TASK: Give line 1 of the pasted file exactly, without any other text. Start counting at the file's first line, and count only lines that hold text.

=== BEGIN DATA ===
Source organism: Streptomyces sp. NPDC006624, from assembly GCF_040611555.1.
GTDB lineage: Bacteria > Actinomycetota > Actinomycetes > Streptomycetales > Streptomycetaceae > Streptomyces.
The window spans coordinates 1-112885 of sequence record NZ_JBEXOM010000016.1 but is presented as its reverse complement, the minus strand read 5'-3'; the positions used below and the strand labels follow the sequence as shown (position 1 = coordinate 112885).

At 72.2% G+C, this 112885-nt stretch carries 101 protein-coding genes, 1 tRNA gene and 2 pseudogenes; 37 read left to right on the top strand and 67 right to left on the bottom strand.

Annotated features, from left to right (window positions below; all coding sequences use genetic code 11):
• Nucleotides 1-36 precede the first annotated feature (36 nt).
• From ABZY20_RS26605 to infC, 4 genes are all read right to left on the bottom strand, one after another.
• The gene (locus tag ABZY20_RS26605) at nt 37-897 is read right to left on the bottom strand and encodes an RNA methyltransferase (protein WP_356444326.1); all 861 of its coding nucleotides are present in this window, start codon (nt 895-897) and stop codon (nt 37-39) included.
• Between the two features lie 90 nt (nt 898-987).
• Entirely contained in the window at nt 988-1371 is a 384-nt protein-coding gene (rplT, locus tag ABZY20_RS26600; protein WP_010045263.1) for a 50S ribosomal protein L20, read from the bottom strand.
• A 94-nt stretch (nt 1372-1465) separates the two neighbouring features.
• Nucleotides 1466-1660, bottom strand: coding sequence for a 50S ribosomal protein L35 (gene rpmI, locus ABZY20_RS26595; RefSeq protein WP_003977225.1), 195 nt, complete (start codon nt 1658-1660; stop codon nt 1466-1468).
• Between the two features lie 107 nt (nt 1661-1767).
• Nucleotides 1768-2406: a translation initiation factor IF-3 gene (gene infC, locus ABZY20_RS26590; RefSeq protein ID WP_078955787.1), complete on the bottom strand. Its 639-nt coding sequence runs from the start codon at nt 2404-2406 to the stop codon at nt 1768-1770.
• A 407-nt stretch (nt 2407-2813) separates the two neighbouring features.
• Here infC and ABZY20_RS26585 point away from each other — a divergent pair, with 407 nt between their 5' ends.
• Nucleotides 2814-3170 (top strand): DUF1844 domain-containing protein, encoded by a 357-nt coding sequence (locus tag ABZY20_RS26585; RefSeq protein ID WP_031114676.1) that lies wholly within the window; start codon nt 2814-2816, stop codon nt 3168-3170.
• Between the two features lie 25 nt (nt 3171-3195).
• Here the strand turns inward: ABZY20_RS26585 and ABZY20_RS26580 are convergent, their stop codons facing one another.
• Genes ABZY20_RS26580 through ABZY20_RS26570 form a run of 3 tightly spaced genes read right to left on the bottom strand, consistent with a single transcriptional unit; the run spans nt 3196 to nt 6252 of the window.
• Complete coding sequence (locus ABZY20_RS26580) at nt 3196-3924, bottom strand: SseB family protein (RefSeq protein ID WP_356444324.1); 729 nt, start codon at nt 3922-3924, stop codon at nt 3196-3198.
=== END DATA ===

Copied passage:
Source organism: Streptomyces sp. NPDC006624, from assembly GCF_040611555.1.